It is a well-known fact that people taken into custody by the police must be advised of their right against self-incrimination via Miranda warnings. In some instances, however, an issue arises as to what constitutes a person being taken into police custody for purposes of evaluating whether incriminating statements should be precluded. Recently, two courts tasked with addressing this issue came to different conclusions, highlighting the inconsistencies of the rulings throughout the nation. If you live in Illinois and are charged with a DUI, it is essential to retain an assertive Illinois DUI attorney to aid you in protecting your rights.
Nevada Decision Regarding Incriminating Statements
Reportedly, in a recent Nevada appellate court case, the court addressed whether a defendant’s incriminating statements should be admissible at trial. In that case, the defendant was stopped by police while he was at a convenience store because he looked like someone the police were trying to find. He was removed from the store and questioned by the police, during which he admitted to drinking and driving. He was then arrested for DUI. He filed a motion to suppress his statements, which the trial court granted. The State appealed.
On appeal, it was noted that the defendant was not advised that he was not under arrest, and the court found that he was in custody for practical purposes. Thus, he should have been read his Miranda rights. As such, the court affirmed the trial court ruling.
California Decision Regarding Incriminating Statements
Conversely, in a recent California appellate case, the court affirmed a trial court ruling denying the defendant’s motion to suppress incriminating statements made during field sobriety testing at a police station. In that case, the defendant was reportedly involved in a car accident, after which she was detained and handcuffed, and taken by the police to the police station due to suspicion of DUI. She submitted to field sobriety testing but refused to submit to chemical testing. She was not advised of her right against self-incrimination at any time.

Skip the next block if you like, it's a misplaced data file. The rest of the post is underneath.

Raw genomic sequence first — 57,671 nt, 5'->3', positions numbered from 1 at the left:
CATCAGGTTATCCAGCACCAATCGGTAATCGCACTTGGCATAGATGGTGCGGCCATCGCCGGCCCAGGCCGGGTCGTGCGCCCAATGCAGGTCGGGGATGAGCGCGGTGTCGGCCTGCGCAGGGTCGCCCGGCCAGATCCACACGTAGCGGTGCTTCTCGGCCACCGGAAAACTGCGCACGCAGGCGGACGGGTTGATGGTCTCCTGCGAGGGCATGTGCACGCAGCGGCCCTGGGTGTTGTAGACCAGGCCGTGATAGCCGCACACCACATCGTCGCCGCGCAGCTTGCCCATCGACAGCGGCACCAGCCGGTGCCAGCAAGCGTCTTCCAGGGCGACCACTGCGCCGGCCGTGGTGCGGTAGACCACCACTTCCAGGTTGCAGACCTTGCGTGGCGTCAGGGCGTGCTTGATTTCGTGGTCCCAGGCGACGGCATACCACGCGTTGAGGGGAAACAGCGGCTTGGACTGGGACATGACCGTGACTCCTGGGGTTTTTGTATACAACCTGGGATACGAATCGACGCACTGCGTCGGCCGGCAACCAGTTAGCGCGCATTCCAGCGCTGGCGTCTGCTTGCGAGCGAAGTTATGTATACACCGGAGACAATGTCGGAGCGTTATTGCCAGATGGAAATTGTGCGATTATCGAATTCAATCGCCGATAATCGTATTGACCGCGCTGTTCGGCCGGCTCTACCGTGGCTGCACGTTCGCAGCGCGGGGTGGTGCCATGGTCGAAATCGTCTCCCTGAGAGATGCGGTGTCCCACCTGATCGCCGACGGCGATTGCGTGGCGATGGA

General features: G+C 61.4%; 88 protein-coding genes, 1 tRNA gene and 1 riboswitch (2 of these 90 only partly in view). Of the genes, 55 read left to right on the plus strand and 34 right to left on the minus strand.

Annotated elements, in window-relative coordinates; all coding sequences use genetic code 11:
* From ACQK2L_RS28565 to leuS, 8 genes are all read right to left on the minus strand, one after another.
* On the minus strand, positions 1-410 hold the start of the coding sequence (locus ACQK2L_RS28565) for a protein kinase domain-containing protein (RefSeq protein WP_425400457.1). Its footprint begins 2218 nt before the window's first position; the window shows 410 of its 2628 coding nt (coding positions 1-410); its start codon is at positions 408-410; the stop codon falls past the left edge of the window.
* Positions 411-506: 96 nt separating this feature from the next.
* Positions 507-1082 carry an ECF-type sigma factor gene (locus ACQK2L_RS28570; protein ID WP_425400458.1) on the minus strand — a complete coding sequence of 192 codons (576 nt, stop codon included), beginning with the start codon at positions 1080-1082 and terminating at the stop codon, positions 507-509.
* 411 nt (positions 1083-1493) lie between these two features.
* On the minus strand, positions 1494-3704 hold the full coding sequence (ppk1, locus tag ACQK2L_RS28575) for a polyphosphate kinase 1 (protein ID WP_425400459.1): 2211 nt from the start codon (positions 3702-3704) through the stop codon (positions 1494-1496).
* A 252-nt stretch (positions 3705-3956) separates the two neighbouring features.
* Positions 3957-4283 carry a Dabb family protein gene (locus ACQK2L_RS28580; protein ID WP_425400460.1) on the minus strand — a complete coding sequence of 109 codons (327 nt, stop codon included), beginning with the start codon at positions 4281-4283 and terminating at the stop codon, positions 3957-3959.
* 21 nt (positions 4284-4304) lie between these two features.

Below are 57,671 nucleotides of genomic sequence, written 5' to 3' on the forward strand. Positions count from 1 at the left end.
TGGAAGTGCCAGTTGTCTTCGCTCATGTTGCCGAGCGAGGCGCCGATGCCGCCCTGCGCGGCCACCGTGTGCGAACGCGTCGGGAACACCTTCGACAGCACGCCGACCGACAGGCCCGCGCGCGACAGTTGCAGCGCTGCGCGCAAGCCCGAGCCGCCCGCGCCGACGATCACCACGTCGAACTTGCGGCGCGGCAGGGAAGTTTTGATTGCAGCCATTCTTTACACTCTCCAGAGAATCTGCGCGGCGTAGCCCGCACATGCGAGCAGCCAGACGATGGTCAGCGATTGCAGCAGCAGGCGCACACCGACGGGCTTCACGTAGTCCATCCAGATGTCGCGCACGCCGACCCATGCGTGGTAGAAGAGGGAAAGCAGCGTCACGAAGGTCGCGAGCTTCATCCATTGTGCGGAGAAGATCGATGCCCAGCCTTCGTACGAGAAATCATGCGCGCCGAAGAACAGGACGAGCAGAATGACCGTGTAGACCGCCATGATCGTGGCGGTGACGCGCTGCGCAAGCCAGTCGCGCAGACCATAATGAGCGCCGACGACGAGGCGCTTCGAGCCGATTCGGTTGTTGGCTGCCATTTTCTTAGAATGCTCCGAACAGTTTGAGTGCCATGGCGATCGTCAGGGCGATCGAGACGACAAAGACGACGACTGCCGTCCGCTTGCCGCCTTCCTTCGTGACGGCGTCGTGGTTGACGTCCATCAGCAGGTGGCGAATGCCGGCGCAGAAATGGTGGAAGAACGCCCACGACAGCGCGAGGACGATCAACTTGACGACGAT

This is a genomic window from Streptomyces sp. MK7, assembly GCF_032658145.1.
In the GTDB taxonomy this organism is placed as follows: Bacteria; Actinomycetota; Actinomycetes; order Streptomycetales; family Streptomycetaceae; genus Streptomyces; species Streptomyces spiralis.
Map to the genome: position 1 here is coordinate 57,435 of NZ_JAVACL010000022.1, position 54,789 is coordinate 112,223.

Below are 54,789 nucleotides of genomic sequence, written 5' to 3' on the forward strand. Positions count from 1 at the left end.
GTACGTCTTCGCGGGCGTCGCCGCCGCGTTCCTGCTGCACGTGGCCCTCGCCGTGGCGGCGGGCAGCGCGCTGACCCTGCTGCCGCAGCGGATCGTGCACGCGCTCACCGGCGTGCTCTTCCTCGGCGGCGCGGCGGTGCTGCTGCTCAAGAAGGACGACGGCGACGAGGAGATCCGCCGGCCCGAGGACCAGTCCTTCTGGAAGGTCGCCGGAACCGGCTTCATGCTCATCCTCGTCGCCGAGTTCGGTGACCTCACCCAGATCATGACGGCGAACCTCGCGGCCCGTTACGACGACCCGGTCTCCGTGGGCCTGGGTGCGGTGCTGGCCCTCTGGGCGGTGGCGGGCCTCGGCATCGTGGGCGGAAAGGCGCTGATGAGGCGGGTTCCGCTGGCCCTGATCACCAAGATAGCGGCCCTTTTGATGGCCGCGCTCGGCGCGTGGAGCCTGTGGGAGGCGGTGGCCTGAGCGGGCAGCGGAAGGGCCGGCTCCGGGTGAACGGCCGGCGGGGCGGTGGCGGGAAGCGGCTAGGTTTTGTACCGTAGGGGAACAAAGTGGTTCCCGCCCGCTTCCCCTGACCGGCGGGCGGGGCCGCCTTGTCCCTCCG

It is reported that the defendant was charged with DUI, after which she filed a motion to suppress statements prior to her arrest due to the lack of Miranda warnings. The court denied the motion and the defendant appealed. On appeal, the court ruled that asking a DUI suspect to perform field sobriety tests is not an interrogation, but was part of the investigation. Further, the court stated that the police did not have probable cause to arrest the defendant prior to performing the tests. As such, the court affirmed the trial court ruling.
Illinois Rulings Regarding Statements Made Prior to Miranda Warnings
The Illinois appellate courts have recently ruled similarly to the California court with regards to statements made in DUI cases, in that they have held that Miranda warnings are only necessary when a defendant is subject to custodial interrogation. In other words, when an officer has taken a person into custody and impaired his or her freedom of action in some way. Thus, the courts have held that Miranda warnings are not necessary before general investigatory questioning at the scene of a suspected DUI, nor does Miranda necessitate the preclusion of statements made by a defendant that are not in response to questioning.
Speak with a Seasoned DUI Attorney About Your Case
Criminal defendants are not without rights, including the right against self-incrimination. If you live in Illinois and are charged with a DUI due to statements you made prior to being advised of your rights it is crucial to speak with an experienced Illinois DUI attorney about your case and whether you may be able to have the State’s evidence against you precluded. Attorney Theodore J. Harvatin, of the Harvatin Law Offices, PC is a knowledgeable attorney who will work diligently to help you seek the best result available under the facts surrounding your arrest. You can contact Mr. Harvatin through the online form or at 217.525.0520 to set up a confidential and free consultation regarding your case.